To me an Akorn Jr sounds like a perfect little Kamado for your needs. It runs around what a full size (I think) weber kettle does but will out perform it as long as you don't need to cook a ton of food at a time. I will give a disclaimer though, a Weber kettle is likely to last you 20 years even if left outside uncovered, the Akorn will not. However it is small enough and light enough that it wouldn't be hard to find somewhere to store it inside, which would extend its lifetime quite a bit. But it's your money, do with it as you feel best, just trying to think of ideas that would work for your particular situation and the Akorn Jr instantly popped into my head.

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Thank you for all of your input.  I think I am too intrigued by the kamado to be happy with a kettle, so even though I have a smoker, I'm probably going to grab a kamado.  

 

Any regrets with difficulty maintaining two zone heat?  I've heard it is a kamado short coming, but less of a challenge on a kettle.

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I too had a weber kettle, 4 over the last 40 years.   They would burn out or rust out, one thing or another.    Decided to get a kamado and see what all the fuss was about.   So to accompany my GMG DB, I got a Pit Boss from Costco.   I can get the Pit Boss down to some pretty low temps for cooking low and slow but not as low as the DB.   Do I have the best of both worlds?  No.  But I've not spent upwards of $12,000  to achieve what I deem as good eats either.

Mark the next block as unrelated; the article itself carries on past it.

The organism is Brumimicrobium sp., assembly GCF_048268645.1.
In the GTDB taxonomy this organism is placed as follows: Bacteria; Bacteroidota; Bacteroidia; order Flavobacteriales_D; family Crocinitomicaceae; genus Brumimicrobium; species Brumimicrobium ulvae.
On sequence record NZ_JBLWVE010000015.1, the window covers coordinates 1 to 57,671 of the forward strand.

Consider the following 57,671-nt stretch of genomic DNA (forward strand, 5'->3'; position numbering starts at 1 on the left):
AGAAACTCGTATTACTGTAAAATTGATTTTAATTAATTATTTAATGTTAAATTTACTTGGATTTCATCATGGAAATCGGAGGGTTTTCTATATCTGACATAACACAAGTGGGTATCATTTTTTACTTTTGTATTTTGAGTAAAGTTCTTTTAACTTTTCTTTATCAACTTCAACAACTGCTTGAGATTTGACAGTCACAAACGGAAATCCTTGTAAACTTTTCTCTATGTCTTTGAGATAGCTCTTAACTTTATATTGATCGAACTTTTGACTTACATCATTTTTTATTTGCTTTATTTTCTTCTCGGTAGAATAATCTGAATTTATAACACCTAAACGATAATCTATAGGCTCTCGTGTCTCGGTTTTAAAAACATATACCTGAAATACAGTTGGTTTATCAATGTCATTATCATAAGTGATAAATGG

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21 minutes ago, SailorDan said:

Thank you for all of your input.  I think I am too intrigued by the kamado to be happy with a kettle, so even though I have a smoker, I'm probably going to grab a kamado.  

 

Any regrets with difficulty maintaining two zone heat?  I've heard it is a kamado short coming, but less of a challenge on a kettle.

 

Two zone heat on a kamado isn't much different than on a kettle, assuming they are of near equal size. Same principal essentially, hot coals on one side and toss in a deflector. Over a period of time though once the kamado is heat soaked the cool side will run around the same temp as the hot side, it will just be indirect heat. Unless you need a pretty big temperature difference it's still very manageable on a kamado though. It's something that most say the Primo Oval kamado's excel in, I've never used one so I can't comment on the difference but it does make sense due to the shape of the kamado. That said, unless you need a fairly large difference in temperatures per zone you will be able to do the same with a kamado as you could a kettle, maybe even better depending on what accessories you have.

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@SailorDan - I've never had any trouble getting two zone in a kamado.  That's easy.  Believe me when I say this, but a kettle has absolutely nothing on a kamado.  Nothing.  

 

Get a kamado and get on with cooking great meals.  You'll never regret it.